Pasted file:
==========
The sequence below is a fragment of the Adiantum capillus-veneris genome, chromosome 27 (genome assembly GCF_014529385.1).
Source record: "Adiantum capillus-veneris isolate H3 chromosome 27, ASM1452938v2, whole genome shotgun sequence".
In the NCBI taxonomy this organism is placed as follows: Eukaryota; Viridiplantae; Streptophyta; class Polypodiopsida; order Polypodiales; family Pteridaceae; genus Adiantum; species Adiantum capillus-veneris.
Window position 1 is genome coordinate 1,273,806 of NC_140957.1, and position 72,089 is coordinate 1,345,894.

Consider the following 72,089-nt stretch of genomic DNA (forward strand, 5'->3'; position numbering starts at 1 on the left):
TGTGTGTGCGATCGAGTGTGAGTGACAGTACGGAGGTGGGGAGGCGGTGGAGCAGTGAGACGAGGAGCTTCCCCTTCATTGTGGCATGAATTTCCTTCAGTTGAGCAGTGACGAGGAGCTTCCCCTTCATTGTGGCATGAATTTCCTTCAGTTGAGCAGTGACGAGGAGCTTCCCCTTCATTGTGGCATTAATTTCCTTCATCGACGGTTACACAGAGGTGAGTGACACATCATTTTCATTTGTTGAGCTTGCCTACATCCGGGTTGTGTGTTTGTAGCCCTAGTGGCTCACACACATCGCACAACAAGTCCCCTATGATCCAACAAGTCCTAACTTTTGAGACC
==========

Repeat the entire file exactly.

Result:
The sequence below is a fragment of the Adiantum capillus-veneris genome, chromosome 27 (genome assembly GCF_014529385.1).
Source record: "Adiantum capillus-veneris isolate H3 chromosome 27, ASM1452938v2, whole genome shotgun sequence".
In the NCBI taxonomy this organism is placed as follows: Eukaryota; Viridiplantae; Streptophyta; class Polypodiopsida; order Polypodiales; family Pteridaceae; genus Adiantum; species Adiantum capillus-veneris.
Window position 1 is genome coordinate 1,273,806 of NC_140957.1, and position 72,089 is coordinate 1,345,894.

Consider the following 72,089-nt stretch of genomic DNA (forward strand, 5'->3'; position numbering starts at 1 on the left):
TGTGTGTGCGATCGAGTGTGAGTGACAGTACGGAGGTGGGGAGGCGGTGGAGCAGTGAGACGAGGAGCTTCCCCTTCATTGTGGCATGAATTTCCTTCAGTTGAGCAGTGACGAGGAGCTTCCCCTTCATTGTGGCATGAATTTCCTTCAGTTGAGCAGTGACGAGGAGCTTCCCCTTCATTGTGGCATTAATTTCCTTCATCGACGGTTACACAGAGGTGAGTGACACATCATTTTCATTTGTTGAGCTTGCCTACATCCGGGTTGTGTGTTTGTAGCCCTAGTGGCTCACACACATCGCACAACAAGTCCCCTATGATCCAACAAGTCCTAACTTTTGAGACC